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Ode to the OR Nurse

Kari is a retired operating room registered nurse. Although she is retired, the interest never waned. She loves all things OR-related.

ode-to-the-or-nurse

Working in an Operating Room

When I worked in an operating room, I lived, breathed and thought OR all day. From the moment I would get out of bed till the moment I laid my head back down it was operating room. So many things can go wrong and so many things have to go just right.

Many people said I took my job too seriously. I thought, “How can you not take it seriously!” Anesthesia brings the patient to the edge of death and holds them there. Time is everything. We do not like letting people hang around on that edge too long. Anything can happen, usually when you least expect it.

You really need to be there 110% in the operating room. Terrible things can happen if you let your guard down. We never say things like, “This is going well.” Operating room personnel are a very superstitious lot. We believe in Murphy’s Law, “Anything bad that can happen, will happen.”

After a good day there is a tremendous feelings of accomplishment. Good days do happen, and happen more often than my superstition will allow me to admit. If you work in the operating room, you understand.

Be There 110%

Every one in the operating room is intent on the patient and surgery.

Every one in the operating room is intent on the patient and surgery.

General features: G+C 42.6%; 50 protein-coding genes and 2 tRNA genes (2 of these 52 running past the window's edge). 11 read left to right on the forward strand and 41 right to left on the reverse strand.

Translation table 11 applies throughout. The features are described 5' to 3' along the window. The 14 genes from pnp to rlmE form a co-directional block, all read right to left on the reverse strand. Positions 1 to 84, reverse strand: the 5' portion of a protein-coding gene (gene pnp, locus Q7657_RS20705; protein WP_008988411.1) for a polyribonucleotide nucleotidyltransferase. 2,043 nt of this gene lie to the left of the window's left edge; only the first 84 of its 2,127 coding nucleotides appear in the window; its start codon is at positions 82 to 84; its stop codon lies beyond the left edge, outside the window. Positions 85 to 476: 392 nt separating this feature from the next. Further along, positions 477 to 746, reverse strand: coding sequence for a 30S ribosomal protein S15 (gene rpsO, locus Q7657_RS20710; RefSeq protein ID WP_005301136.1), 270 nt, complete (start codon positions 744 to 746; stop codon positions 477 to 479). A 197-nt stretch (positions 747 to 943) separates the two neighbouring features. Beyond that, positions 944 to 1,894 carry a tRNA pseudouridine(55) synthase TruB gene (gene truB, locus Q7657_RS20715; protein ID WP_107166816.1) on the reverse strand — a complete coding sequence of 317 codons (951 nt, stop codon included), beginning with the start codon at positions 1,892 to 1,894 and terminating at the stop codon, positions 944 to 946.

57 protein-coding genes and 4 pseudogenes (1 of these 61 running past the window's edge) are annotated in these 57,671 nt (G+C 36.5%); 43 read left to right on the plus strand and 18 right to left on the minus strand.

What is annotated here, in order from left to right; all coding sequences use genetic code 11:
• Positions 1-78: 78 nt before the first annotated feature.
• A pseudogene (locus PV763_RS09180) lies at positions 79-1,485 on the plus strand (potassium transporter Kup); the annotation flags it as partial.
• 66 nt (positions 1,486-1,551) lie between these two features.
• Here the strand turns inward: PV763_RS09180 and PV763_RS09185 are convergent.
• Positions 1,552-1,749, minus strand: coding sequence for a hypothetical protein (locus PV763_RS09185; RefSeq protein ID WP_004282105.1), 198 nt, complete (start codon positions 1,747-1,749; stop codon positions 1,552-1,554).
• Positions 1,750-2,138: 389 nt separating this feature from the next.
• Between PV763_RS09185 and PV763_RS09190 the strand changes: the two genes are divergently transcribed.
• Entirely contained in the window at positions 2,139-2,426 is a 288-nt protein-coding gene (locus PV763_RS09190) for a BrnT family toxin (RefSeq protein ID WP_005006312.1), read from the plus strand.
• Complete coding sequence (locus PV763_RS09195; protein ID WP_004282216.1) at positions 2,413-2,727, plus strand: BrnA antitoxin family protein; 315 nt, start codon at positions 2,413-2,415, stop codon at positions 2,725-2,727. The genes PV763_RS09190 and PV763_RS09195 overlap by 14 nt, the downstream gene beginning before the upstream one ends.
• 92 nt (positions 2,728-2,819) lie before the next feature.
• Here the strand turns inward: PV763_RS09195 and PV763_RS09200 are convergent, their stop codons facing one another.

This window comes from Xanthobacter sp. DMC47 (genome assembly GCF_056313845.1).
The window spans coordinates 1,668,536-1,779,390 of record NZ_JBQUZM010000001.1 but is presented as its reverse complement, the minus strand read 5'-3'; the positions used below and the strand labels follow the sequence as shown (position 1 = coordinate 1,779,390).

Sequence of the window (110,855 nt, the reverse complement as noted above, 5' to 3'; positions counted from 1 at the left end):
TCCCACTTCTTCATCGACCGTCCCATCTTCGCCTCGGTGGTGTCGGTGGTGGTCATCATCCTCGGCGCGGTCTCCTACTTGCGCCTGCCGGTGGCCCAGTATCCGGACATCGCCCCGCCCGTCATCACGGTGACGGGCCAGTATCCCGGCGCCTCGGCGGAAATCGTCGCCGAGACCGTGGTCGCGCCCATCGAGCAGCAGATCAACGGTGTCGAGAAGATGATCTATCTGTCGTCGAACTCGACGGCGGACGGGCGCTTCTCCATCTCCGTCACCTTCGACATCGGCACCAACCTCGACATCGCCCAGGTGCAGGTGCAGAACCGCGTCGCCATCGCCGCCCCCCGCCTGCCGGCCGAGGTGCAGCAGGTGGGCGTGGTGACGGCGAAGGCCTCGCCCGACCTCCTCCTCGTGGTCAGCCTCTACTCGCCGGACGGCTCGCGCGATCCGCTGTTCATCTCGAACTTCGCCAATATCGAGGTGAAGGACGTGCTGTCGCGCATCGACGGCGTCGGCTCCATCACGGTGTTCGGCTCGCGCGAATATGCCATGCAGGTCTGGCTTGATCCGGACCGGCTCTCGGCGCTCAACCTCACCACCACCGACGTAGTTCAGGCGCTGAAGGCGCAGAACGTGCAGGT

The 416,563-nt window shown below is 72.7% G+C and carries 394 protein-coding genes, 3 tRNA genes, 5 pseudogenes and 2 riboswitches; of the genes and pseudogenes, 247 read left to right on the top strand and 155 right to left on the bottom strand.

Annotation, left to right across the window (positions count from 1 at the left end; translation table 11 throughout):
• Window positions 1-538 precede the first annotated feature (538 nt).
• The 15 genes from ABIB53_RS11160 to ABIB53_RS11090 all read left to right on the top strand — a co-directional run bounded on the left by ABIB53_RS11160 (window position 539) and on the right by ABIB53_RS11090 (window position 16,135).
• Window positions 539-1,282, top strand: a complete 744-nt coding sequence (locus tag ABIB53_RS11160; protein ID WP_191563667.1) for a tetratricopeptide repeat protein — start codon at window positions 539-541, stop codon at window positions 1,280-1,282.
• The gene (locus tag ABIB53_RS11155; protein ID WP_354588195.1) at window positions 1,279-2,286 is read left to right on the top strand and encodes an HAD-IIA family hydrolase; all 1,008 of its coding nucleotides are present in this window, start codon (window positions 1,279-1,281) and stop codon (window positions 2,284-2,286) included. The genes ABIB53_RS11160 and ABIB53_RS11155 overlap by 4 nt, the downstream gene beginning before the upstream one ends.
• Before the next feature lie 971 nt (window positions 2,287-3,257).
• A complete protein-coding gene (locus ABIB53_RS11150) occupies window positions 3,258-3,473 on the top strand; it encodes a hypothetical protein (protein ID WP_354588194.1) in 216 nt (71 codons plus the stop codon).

Ode to an OR Nurse

I get up in the morning,

And I jump out of bed.

I’ve got the day’s cases

Running through my head.


Two Total Hips,

Then a total knee.

Hope I get a break

Somewhere in the three.


Then probably to lunch

While someone starts the ORIF.

Some food and a smoke,

Back to nurse I morph.


Add-ons in the afternoon.

Doc’s really pushing.

Has some cases somewhere else,

And everybody’s rushing.


Thanks me for my help today.

Not knowing he’s a jerk.

Thinks he’s captain of the ship,

Just like James T. Kirk.


Take a break, stock some rooms,

Write tomorrow’s board.

Big sigh out while changing.

Home is my reward.

Exhausted

Once I would get home, I would be physically and mentally exhausted. I needed to keep to a rigorous schedule. Bedtime was at 9pm. Every night, except weekend when I was not on call. If I was not on call I could stay up late, 11 or 12. Maybe on Saturday if I had slept in I could stay up until 2 am.

But I never regretted working in the operating room. It was the only job I ever stayed at for more than 3 years. Every other job would get boring. The operating room never does.

Exhausted, Mentally and Physically

Me after a day in surgery.

Me after a day in surgery.

Cute Video Surgeons Playing the Operation Game

© 2017 Kari Poulsen